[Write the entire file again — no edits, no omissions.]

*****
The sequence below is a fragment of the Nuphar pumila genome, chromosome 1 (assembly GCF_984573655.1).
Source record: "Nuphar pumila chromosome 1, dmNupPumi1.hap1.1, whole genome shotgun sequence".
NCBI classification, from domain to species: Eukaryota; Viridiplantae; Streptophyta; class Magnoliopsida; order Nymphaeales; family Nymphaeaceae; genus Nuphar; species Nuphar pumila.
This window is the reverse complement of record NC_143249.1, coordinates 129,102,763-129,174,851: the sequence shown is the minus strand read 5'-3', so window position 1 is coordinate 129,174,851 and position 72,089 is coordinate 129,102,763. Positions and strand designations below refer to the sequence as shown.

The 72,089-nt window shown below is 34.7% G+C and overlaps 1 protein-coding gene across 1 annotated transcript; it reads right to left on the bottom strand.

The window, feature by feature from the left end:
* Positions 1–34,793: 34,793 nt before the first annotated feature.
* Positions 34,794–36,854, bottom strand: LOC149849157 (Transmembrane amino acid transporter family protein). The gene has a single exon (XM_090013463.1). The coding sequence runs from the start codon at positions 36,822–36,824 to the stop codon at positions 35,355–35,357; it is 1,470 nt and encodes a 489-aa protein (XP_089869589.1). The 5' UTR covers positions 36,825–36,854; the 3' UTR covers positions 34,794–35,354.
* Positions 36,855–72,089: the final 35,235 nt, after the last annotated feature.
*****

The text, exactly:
The sequence below is a fragment of the Nuphar pumila genome, chromosome 1 (assembly GCF_984573655.1).
Source record: "Nuphar pumila chromosome 1, dmNupPumi1.hap1.1, whole genome shotgun sequence".
NCBI classification, from domain to species: Eukaryota; Viridiplantae; Streptophyta; class Magnoliopsida; order Nymphaeales; family Nymphaeaceae; genus Nuphar; species Nuphar pumila.
This window is the reverse complement of record NC_143249.1, coordinates 129,102,763-129,174,851: the sequence shown is the minus strand read 5'-3', so window position 1 is coordinate 129,174,851 and position 72,089 is coordinate 129,102,763. Positions and strand designations below refer to the sequence as shown.

The 72,089-nt window shown below is 34.7% G+C and overlaps 1 protein-coding gene across 1 annotated transcript; it reads right to left on the bottom strand.

The window, feature by feature from the left end:
* Positions 1–34,793: 34,793 nt before the first annotated feature.
* Positions 34,794–36,854, bottom strand: LOC149849157 (Transmembrane amino acid transporter family protein). The gene has a single exon (XM_090013463.1). The coding sequence runs from the start codon at positions 36,822–36,824 to the stop codon at positions 35,355–35,357; it is 1,470 nt and encodes a 489-aa protein (XP_089869589.1). The 5' UTR covers positions 36,825–36,854; the 3' UTR covers positions 34,794–35,354.
* Positions 36,855–72,089: the final 35,235 nt, after the last annotated feature.